Yahoo! India’s English

Ash Nallawalla

7 October 2007

SEO

About a year ago iPrash blogged about Yahoo! India’s Pune pages, which feature the set of eight Ganpati temples known as Ashtavinayak (eight Vinayak — Vinayak being another name for Ganpati). As a child I visited seven of the eight temples, hence my interest in the subject. He wrote:

Then there is Ashtavinayak Darshan, which has all the facts & figures. The content was Not directly Copy-Pasted from any other existing websites… However, the content writer has done a good job of altering the original content, sentence by sentence. No harm in that, because, Yahoo India is doing a good job of having all this information online.

AV articleI don’t know what he saw then or why he made that observation, but a page I see today is worth plugging into Copyscape. A whole bunch of sites seem to have copied bits of the Yahoo content.

Not that it is worth copying.

The quality of English in India has gone downhill since I left it 34 years ago. Mine was also less than perfect, but I had the good fortune to land a job as Senior Editor at Unisys that filled in the gaps. Unisys had a great Product Information department that produced shelves full of style guides and other editorial aids.

Thanks to the returned H1B visa holders, the outsourcing industry, the call centres and the influence of the Internet, many young Indians don’t know whether they are using American English or the mutated British English that is passed off as Indian English. Have you noticed that Indian mums have become moms?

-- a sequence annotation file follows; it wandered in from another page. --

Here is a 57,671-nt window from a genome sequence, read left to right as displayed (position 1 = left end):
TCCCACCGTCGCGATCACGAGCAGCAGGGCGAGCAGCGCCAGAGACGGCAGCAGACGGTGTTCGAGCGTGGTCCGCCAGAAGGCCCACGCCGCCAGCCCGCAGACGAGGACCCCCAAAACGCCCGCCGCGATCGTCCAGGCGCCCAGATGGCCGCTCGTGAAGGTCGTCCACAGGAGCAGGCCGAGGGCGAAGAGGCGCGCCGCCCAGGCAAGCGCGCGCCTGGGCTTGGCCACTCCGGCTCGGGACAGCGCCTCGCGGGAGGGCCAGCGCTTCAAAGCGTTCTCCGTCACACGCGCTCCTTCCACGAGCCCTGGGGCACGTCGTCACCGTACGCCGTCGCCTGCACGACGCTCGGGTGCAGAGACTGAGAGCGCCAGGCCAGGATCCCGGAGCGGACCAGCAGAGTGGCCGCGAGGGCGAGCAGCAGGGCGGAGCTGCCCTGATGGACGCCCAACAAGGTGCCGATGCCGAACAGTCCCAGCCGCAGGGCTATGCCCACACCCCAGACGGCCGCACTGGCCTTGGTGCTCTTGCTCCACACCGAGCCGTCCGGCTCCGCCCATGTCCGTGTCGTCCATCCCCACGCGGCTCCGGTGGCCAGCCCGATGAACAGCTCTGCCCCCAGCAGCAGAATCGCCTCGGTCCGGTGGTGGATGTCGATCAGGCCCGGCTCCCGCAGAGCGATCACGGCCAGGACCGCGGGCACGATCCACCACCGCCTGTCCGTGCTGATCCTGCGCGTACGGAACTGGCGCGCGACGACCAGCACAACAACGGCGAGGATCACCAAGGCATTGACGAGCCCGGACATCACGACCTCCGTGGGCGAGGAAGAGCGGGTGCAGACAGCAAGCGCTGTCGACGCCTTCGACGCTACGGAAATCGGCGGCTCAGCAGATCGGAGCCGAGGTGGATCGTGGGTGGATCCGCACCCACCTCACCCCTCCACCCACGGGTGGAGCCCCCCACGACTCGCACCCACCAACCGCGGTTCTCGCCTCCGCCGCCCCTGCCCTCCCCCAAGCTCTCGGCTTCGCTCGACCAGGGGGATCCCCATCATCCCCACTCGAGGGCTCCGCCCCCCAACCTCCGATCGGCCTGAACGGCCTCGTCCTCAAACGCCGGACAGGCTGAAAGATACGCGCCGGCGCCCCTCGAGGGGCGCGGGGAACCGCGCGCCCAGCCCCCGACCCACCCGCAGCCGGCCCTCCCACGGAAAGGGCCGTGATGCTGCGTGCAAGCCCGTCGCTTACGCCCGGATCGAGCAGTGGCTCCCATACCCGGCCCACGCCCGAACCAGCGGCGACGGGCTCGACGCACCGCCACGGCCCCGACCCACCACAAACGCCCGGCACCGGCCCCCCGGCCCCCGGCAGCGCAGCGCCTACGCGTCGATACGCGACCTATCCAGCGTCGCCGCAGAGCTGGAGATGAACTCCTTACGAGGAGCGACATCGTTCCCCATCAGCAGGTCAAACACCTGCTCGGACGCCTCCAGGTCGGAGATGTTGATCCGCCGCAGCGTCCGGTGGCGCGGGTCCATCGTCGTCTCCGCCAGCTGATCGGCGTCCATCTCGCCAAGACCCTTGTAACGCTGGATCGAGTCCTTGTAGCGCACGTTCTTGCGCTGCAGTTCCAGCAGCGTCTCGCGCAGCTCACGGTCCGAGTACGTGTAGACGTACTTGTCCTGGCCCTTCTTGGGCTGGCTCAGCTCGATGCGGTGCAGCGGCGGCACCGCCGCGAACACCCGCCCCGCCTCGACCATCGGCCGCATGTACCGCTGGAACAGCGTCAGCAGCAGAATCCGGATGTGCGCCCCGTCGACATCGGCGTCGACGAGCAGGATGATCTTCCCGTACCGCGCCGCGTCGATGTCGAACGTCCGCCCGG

Anyway, back to Yahoo! India. Witness this paragraph from this page (bolding mine):

Ultimately he undertook a sever penance at the site of the temple and attained the blessings of Lord Ganesha, owing to which he attained success in his endeavor. As a token of appreciation Lord Vishnu built a temple in Ganesha honor at the sight where he had offered his obeisance. Over the yugas the temple went to ruins and was reconstructed when a shepard found the lords idol lying among the debris. The temple received the patronage of

AV article(We won’t find out whose patronage it was, as the sentence ends there, leaving us in suspense. The rest of the Ashtavinayak pages are replete with similar errors.)

Frankly, those pages do an injustice to Yahoo!, the English language and the deity they seek to honour. I don’t mind the Indian Yahoos pleasing their American masters with the use of American English, but get it right, one way or the other. Yahoo! has some fine editors in the US office — use their guidance.

Ash Nallawalla

Search strategist experienced in large, complex websites. SEO consultant.

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  • […] Yahoo! India’s EnglishIndia’s Pune pages, which feature the set of eight Ganpati temples known as Ashtavinayak (eight Vinayak — Vinayak being another name for Ganpati). As a child I visited seven of the eight temples, hence my interest in the subject. … […]

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